Gender Diamond


I found this distinction between androgyny and neutrois to be extremely valuable. In particular, for a long time I found myself very comfortable with and drawn toward neutrois people and very uncomfortable with and disoriented by androgynous people. For instance, I read Samantha Morton‘s character in “Code 46” as fairly neutrois and I find that character to be incredibly appealing (both to sleep with and to be).



By contrast, I found David Bowie’s Ziggy Stardust character to be a pretty uncomfortable role model (or potential sexual/romantic partner) for me. Some of that has to do with him being male-bodied, but a lot of it has to do with how androgynous I find him (i.e. how much gender he displays):



By the way, this is a good point to stop and re-iterate that these models are imperfect and incomplete just like all models of gender, and in no way am I trying to give more “realness” or legitimacy to these models (or my interpretations of them) than others. These models helped me make sense of my gender experience but they may not help you. And if they don’t, that doesn’t mean you’re confused or mistaken or that there’s anything wrong with you. You’re not “less than”. In particular, I’ve made a couple of negative sounding remarks about androgyny (vs neutrois). If you are a highly genderful person who wants to wear ties and tutus, then more power to you. Now that I understand I’m not a very genderful person and that I can be something other than a man or a woman without that implying that I should be highly genderful, I’m much more comfortable around people who are more genderful. This distinction between androgyny and neutrois has made me a more relaxed and tolerant person by helping me to understand better what I am and what I want to be.

It’s also worth noting that there are many, many interesting gender identities that aren’t well described by picking out one point on this little “gender square.” For instance, “bigender” or “multi-gender” people experience two or more distinct gender identities. They might be well represented by picking out multiple spots on the square. Other people are “agender” meaning they simply don’t have an experience of a gender identity (unlike people who are neutrois and experience a distinct “minimally masculine and minimally feminine” gender identity). Other people are genderfluid, and they have one or more distinct gender identities, but these change relatively quickly over time. Other people have even more complex gender identities that simply aren’t well captured in any way by this model. The term “genderqueer” is an umbrella term meant to cover people whose gender identity is not one of the two “binary” options of “man” or “woman.”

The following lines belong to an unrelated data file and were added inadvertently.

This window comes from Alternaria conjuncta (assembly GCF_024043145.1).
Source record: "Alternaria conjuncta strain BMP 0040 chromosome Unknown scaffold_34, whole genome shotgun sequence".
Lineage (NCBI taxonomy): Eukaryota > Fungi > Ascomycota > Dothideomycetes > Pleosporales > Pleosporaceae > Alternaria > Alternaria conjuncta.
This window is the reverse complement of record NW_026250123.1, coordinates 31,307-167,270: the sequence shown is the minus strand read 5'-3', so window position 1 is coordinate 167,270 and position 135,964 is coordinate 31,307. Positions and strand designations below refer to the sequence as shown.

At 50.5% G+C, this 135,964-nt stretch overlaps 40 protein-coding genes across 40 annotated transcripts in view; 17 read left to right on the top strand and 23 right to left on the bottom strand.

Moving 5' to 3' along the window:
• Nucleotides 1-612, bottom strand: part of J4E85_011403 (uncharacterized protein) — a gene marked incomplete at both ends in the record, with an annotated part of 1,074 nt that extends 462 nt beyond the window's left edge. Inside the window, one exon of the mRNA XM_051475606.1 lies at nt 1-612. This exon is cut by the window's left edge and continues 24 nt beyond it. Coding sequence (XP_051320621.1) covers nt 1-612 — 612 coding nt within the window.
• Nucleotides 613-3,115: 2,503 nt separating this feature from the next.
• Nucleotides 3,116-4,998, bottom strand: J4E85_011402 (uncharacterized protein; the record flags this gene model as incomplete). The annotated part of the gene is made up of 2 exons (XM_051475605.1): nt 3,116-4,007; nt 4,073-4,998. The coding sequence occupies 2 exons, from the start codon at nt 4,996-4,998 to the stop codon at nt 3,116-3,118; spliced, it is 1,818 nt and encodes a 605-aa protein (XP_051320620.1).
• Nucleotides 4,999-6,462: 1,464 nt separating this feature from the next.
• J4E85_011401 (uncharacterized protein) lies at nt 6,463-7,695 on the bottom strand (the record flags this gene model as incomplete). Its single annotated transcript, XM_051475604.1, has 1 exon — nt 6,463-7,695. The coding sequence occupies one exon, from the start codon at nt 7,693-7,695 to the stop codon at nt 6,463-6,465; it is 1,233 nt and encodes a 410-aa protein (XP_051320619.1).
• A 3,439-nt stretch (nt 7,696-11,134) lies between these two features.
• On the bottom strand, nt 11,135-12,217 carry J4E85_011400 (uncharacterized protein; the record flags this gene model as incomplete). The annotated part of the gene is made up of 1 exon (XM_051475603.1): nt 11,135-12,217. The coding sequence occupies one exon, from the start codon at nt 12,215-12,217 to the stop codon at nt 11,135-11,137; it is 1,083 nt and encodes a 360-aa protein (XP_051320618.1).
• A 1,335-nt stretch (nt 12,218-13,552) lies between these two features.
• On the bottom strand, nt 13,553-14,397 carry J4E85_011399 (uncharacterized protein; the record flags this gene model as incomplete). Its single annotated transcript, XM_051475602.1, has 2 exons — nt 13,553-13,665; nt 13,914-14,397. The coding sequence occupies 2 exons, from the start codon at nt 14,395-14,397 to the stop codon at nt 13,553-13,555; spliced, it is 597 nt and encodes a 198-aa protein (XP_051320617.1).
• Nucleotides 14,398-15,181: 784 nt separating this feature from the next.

OK, so now that we have the “gender grid” and the “gender square,” we can put them together to get a 12-dimensional model of gender, which has been a significant model that I’ve used to think about my gender experience and make decisions about what I am and how to handle that. The way I’ve combined these two, is basically to put a gender square into each of the 6 blocks of the gender grid above.


(External) Appearance
(Internal) Identity
small gender square small gender square small gender square
small gender square small gender square small gender square


So, the 12 dimensions (and my current position in each) would be:

  1. Gender Appearance Masculinity – some, not a ton (maybe 5 or 6 out of 10)
  2. Gender Appearance Femininity – very little (maybe 1 out of 10)
  3. Sex Appearance Maleness – a fair amount (maybe 7 or 8 out of 10)
  4. Sex Appearance Femaleness – very little but more every day because of the hormones I’m taking (maybe 2 or 3 out of 10 currently)
  5. Gender Identity Masculinity – A medium to low amount (maybe 3 or 4 out of 10)
  6. Gender Identity Femininity – A medium amount (maybe 4 or 5 out of 10)
  7. Sex Identity Maleness – Minimal (maybe 1 or 2 out of 10)
  8. Sex Identity Femaleness – Not that much actually (maybe 3 out of 10)
  9. Gender Attraction to Masculinity – very little (1 or 2 out of 10)
  10. Gender Attraction to Femininity – meh (4 or 5 out of 10)
  11. Sex Attraction to Maleness – basically zilch (0 or maybe 1 occasionally)
  12. Sex Attraction to Femaleness – very high (8 or 9 out of 10)

Or visually,


(External) Appearance
(Internal) Identity
Gender Appearance

external gender

Gender Identity

gender identity

Gender Attraction